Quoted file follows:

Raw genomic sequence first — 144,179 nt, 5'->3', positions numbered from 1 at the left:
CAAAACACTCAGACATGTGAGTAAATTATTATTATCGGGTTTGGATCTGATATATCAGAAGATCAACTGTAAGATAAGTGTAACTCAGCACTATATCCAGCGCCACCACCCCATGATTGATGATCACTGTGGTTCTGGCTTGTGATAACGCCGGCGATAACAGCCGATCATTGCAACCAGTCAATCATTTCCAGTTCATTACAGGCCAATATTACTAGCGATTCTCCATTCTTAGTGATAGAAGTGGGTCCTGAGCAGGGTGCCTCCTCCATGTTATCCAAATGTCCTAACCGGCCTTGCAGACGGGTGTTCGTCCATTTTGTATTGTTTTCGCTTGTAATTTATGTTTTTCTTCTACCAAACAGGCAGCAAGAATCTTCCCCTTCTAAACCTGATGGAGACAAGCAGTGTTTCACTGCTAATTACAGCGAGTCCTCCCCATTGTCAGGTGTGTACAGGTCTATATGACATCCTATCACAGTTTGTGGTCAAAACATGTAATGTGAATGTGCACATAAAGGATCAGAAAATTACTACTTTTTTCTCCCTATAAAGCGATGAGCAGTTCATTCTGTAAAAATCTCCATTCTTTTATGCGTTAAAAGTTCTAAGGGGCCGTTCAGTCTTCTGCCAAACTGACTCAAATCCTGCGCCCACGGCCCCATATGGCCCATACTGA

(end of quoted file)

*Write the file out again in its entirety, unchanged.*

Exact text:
Raw genomic sequence first — 144,179 nt, 5'->3', positions numbered from 1 at the left:
CAAAACACTCAGACATGTGAGTAAATTATTATTATCGGGTTTGGATCTGATATATCAGAAGATCAACTGTAAGATAAGTGTAACTCAGCACTATATCCAGCGCCACCACCCCATGATTGATGATCACTGTGGTTCTGGCTTGTGATAACGCCGGCGATAACAGCCGATCATTGCAACCAGTCAATCATTTCCAGTTCATTACAGGCCAATATTACTAGCGATTCTCCATTCTTAGTGATAGAAGTGGGTCCTGAGCAGGGTGCCTCCTCCATGTTATCCAAATGTCCTAACCGGCCTTGCAGACGGGTGTTCGTCCATTTTGTATTGTTTTCGCTTGTAATTTATGTTTTTCTTCTACCAAACAGGCAGCAAGAATCTTCCCCTTCTAAACCTGATGGAGACAAGCAGTGTTTCACTGCTAATTACAGCGAGTCCTCCCCATTGTCAGGTGTGTACAGGTCTATATGACATCCTATCACAGTTTGTGGTCAAAACATGTAATGTGAATGTGCACATAAAGGATCAGAAAATTACTACTTTTTTCTCCCTATAAAGCGATGAGCAGTTCATTCTGTAAAAATCTCCATTCTTTTATGCGTTAAAAGTTCTAAGGGGCCGTTCAGTCTTCTGCCAAACTGACTCAAATCCTGCGCCCACGGCCCCATATGGCCCATACTGA